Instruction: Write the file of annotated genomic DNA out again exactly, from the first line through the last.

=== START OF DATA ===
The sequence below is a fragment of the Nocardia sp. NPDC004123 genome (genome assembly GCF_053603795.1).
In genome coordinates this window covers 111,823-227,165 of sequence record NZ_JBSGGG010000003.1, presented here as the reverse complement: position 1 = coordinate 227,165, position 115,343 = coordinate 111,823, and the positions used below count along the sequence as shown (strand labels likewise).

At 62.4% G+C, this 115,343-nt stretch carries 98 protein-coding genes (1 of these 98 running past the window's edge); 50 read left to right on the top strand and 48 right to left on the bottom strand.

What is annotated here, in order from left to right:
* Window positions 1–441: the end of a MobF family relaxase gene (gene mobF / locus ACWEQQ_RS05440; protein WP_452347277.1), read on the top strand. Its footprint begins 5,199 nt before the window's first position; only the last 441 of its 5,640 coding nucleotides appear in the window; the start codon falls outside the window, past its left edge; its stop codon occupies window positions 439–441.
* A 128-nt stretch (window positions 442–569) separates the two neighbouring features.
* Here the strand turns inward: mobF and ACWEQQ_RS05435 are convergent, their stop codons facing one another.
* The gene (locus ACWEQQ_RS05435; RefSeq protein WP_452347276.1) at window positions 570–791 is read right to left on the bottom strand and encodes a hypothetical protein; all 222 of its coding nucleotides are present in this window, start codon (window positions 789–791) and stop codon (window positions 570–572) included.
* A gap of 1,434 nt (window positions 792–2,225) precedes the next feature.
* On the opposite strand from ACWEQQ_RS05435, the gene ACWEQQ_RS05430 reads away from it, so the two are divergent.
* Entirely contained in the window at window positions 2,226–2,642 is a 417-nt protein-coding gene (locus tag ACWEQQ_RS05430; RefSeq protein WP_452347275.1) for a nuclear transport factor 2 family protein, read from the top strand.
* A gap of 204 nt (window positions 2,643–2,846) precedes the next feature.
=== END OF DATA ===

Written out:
The sequence below is a fragment of the Nocardia sp. NPDC004123 genome (genome assembly GCF_053603795.1).
In genome coordinates this window covers 111,823-227,165 of sequence record NZ_JBSGGG010000003.1, presented here as the reverse complement: position 1 = coordinate 227,165, position 115,343 = coordinate 111,823, and the positions used below count along the sequence as shown (strand labels likewise).

At 62.4% G+C, this 115,343-nt stretch carries 98 protein-coding genes (1 of these 98 running past the window's edge); 50 read left to right on the top strand and 48 right to left on the bottom strand.

What is annotated here, in order from left to right:
* Window positions 1–441: the end of a MobF family relaxase gene (gene mobF / locus ACWEQQ_RS05440; protein WP_452347277.1), read on the top strand. Its footprint begins 5,199 nt before the window's first position; only the last 441 of its 5,640 coding nucleotides appear in the window; the start codon falls outside the window, past its left edge; its stop codon occupies window positions 439–441.
* A 128-nt stretch (window positions 442–569) separates the two neighbouring features.
* Here the strand turns inward: mobF and ACWEQQ_RS05435 are convergent, their stop codons facing one another.
* The gene (locus ACWEQQ_RS05435; RefSeq protein WP_452347276.1) at window positions 570–791 is read right to left on the bottom strand and encodes a hypothetical protein; all 222 of its coding nucleotides are present in this window, start codon (window positions 789–791) and stop codon (window positions 570–572) included.
* A gap of 1,434 nt (window positions 792–2,225) precedes the next feature.
* On the opposite strand from ACWEQQ_RS05435, the gene ACWEQQ_RS05430 reads away from it, so the two are divergent.
* Entirely contained in the window at window positions 2,226–2,642 is a 417-nt protein-coding gene (locus tag ACWEQQ_RS05430; RefSeq protein WP_452347275.1) for a nuclear transport factor 2 family protein, read from the top strand.
* A gap of 204 nt (window positions 2,643–2,846) precedes the next feature.